Aquatic Therapy Myths and Realities

Aquatic Therapy Myths and Realities

At Chesapeake Bay Aquatic & Physical Therapy, we are often explaining just what aquatic therapy is. In fact, there are quite a few myths about aquatic therapy. So we are taking it upon ourselves to shed some light on Aquatic Therapy Myths & Realities.

Aquatic Therapy Myth #1:

You need to know how to swim to do Aquatic Therapy

This could not be any further from the truth. The typical aquatic therapy pool is just four to five feet deep, meaning most patients are still able to stand.

Aquatic Therapy Myth #2:

Aquatic Therapy restricts Movement

Wrong again. Because of the buoyancy of the water, patients can actually move more freely in the water than on land. This puts less stress on the joints and helps reduce pain, making aquatic therapy the perfect solution for patients suffering from low back pain, arthritis, fibromyalgia, and more.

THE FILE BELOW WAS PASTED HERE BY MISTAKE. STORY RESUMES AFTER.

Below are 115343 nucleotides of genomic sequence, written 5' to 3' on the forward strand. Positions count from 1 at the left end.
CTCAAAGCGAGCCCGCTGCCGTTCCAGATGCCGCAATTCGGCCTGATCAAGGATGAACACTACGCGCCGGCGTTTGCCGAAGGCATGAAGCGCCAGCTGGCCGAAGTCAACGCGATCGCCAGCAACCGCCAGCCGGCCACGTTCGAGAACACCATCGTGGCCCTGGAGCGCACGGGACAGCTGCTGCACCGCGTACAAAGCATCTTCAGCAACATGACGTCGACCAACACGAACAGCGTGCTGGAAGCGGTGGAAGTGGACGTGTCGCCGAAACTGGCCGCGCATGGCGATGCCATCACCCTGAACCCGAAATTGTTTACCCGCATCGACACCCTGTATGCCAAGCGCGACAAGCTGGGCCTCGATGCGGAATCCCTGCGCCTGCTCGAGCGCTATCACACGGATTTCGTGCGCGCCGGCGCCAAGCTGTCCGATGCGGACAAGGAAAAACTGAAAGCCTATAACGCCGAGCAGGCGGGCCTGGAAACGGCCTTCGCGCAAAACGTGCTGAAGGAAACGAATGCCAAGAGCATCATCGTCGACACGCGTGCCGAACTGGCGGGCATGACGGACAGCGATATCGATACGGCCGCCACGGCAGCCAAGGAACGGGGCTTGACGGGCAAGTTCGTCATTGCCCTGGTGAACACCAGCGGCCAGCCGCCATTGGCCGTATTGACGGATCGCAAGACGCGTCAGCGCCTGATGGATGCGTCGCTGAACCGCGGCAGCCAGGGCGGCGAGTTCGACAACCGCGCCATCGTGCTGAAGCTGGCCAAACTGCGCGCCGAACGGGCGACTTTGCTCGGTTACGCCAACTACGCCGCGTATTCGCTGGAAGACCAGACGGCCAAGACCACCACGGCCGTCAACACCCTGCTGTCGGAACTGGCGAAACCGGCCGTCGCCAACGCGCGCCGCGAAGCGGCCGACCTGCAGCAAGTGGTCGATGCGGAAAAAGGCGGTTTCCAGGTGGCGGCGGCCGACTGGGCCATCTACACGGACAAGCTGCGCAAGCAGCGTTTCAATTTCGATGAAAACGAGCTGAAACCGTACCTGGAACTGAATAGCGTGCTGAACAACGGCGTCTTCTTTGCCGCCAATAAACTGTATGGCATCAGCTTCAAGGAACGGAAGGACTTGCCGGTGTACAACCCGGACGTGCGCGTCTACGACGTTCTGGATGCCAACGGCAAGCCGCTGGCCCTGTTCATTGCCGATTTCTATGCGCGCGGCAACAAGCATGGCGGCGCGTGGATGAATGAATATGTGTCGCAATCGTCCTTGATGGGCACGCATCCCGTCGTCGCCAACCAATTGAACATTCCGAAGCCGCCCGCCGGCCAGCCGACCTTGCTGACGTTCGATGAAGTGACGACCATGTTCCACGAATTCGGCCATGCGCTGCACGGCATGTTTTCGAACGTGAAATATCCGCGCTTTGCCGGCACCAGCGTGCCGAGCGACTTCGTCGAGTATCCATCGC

Aquatic Therapy Myth #3:

Aquatic Therapy is only for Patients with Chronic Pain

Nope! Although aquatic therapy is ideal for patients suffering from chronic pain, many other types of patients can benefit from this type of therapy, as well. In fact, at Chesapeake Bay Aquatic & Physical Therapy, we treat a wide range of injuries and illnesses, from foot pain to balance disorders to sports injuries to neurological problems and so much more.

Aquatic Therapy Myth #4:

The Pool Is Cold

Actually, the aquatic therapy pool is kept very warm. This helps decrease spasms and pain, promoting muscle relaxation.

Aquatic Therapy Myth #5:

I have to spend the whole Time in the Pool

Nope. The overall goal is to help speed recovery and transition to land-based physical therapy. Because of this, many of our patients do a combination of aquatic and traditional therapy.

So is aquatic therapy right for you? The only way to find out is to ask your doctor.

If you have any questions about Aquatic Therapy, please contact Chesapeake Bay Aquatic & Physical Therapy by visiting today! And if you are a new patient, please review our New Patient Forms page before your first visit.